Living abroad has many different charms and challenges. Being confronted with a new culture, new people and possibly new languages can both be exciting and overwhelming. No matter how near or far you have moved away from your previous home, you will most likely notice a difference between your old and your new life.
Some people find it easy to adjust to their new environment, whereas others struggle with adjusting and finding a sense of home. Some expats face problems related to moving, such as homesickness and finding new meaningful daily activities. Other expats are confronted with problems they have had for a long time, such as dealing with depression, anxiety or self-esteem issues.
Even though everyone handles the adjustment to a new country in their own ways, there is a cycle of change that almost all expats go through before really settling in and feeling grounded. According to the U-Curve Theory of Adjustment (Lysgaard, 1955) all expats go through four stages of adjustment:
The first stage is the honeymoon phase, where expats see their new country through rose-tinted glasses. The mindset they adopt is like that of a tourist: everything is new and exciting and people are keen to explore their new environment.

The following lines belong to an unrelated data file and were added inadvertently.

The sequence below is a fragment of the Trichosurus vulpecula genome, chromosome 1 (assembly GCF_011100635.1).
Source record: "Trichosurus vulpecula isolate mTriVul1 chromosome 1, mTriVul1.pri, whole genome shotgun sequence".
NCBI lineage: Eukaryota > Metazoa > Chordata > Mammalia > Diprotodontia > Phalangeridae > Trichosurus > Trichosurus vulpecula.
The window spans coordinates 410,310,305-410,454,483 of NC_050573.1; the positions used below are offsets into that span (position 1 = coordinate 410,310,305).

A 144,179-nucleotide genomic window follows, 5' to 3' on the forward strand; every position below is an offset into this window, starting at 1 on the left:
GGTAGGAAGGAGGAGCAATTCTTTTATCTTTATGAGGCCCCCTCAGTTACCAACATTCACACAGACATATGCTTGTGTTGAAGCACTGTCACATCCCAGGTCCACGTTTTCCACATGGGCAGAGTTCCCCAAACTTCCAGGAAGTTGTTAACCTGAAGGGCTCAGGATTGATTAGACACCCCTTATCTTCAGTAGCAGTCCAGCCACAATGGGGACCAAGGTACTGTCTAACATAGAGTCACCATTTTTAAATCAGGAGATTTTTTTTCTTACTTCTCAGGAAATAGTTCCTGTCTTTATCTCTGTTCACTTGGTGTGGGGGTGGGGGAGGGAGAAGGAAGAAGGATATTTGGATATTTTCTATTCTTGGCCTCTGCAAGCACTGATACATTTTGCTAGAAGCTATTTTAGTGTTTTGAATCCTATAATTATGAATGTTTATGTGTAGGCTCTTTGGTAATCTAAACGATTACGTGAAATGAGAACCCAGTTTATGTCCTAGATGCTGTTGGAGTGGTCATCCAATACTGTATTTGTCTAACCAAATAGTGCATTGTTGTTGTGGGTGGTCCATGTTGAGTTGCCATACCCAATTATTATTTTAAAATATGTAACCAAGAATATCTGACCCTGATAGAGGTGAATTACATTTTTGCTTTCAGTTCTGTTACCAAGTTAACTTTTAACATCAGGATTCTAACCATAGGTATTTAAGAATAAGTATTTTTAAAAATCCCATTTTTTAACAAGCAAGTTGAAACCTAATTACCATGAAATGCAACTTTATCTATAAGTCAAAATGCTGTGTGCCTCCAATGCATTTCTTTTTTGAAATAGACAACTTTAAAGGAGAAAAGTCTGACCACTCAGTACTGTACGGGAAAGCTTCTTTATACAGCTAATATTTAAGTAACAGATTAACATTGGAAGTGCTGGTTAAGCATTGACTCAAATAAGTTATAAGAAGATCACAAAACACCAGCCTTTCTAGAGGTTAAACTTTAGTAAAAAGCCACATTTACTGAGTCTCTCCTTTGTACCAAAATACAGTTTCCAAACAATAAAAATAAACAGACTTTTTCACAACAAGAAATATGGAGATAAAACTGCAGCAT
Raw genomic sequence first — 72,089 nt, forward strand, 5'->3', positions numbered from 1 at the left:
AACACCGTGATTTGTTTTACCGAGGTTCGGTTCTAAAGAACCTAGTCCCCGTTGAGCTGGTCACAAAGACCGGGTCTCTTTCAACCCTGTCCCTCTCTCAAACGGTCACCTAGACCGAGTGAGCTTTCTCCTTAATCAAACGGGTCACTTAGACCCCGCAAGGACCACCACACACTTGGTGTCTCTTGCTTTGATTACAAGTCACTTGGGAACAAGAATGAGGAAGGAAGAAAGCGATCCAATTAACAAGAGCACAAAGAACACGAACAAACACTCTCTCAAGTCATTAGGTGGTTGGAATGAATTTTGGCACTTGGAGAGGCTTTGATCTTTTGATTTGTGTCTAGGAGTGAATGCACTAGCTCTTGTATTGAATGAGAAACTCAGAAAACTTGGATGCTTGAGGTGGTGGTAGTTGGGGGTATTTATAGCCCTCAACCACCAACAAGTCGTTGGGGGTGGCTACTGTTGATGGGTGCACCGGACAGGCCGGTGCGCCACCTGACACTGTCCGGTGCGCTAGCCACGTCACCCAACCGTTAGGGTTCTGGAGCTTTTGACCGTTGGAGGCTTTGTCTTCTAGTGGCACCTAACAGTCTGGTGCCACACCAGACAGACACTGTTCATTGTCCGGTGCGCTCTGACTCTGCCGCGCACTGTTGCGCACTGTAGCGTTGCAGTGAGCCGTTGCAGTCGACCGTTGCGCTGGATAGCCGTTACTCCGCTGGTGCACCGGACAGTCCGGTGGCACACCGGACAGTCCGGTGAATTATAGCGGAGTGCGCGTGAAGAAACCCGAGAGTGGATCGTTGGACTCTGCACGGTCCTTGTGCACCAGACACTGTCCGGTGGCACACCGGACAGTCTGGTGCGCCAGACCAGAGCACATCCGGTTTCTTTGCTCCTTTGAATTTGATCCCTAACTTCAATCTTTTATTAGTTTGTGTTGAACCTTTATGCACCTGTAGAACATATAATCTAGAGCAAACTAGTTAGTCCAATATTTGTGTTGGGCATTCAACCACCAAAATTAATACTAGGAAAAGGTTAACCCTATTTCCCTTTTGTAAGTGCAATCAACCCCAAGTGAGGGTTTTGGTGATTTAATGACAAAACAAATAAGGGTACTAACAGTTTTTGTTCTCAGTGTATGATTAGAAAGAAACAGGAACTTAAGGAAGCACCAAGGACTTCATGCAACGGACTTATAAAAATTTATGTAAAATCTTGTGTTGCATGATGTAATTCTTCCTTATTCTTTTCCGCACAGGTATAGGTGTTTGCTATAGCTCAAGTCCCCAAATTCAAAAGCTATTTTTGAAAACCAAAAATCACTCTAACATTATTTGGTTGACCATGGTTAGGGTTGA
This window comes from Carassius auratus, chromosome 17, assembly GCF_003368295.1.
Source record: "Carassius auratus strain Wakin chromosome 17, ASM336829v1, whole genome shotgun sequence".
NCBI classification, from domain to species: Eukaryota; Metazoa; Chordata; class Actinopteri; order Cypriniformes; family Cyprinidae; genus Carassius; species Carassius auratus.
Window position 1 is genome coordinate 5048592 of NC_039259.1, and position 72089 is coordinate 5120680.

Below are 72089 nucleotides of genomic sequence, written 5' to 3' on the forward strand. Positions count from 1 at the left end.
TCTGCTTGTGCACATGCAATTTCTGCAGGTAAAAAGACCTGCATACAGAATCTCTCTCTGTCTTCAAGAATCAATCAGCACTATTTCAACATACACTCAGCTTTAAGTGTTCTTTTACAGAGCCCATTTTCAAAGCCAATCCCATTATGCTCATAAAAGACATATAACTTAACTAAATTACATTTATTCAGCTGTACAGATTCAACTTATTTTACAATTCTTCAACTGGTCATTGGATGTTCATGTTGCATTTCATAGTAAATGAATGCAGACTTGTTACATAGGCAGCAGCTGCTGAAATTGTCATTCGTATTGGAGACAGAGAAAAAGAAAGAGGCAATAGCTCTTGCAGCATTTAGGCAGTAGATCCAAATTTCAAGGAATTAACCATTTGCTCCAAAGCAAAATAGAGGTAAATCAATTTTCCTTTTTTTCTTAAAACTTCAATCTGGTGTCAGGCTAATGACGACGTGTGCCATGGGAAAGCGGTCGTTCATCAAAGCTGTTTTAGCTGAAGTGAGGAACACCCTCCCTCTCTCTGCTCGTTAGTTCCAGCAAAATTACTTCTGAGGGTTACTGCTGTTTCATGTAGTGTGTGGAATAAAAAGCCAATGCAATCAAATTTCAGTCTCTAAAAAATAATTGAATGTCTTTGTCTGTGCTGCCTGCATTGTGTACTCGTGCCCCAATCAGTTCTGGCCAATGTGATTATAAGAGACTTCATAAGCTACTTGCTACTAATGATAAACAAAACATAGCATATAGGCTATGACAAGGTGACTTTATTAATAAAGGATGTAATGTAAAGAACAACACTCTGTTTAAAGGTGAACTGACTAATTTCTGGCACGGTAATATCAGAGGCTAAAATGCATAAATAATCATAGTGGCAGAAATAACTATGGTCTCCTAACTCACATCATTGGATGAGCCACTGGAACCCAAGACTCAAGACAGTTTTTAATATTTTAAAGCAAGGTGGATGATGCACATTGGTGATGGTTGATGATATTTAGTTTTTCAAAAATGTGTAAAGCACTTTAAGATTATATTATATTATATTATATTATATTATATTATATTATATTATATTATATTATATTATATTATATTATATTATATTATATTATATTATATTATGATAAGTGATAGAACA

2. Culture shock
When the newcomers have to deal with real conditions on a daily basis (setting up house, possibly finding a job, building a social network, language problems), the second stage kicks in: culture shock. This stage is characterized by feelings of isolation and frustration and can also trigger physical (stress) symptoms. In some cases, the feelings expats experience are similar to symptoms of depression.
The third stage is the adjustment stage, in which the expat is gradually adapting to the new country and is able to act more appropriately. For some people during this stage there is a tendency to ‘compare to complain’: while settling in there is a constant tendency to compare the new environment to the life they had before.
In the last stage, which is called the stage of mastery, the expat is able to function effectively in the new culture.
The duration of the cycles most expats go through differ greatly from person to person. The average time to adjust to a new culture (and go through all of the stages) is thought to be around nine months. It is very common for the joining spouse to experience more difficulties in adjusting than the working expat, since the working expat is more likely to be engaged in work while the spouse has to deal with more of the daily troubles of running a household.
Want to learn how to cope with this cycle of change? Read our next blog!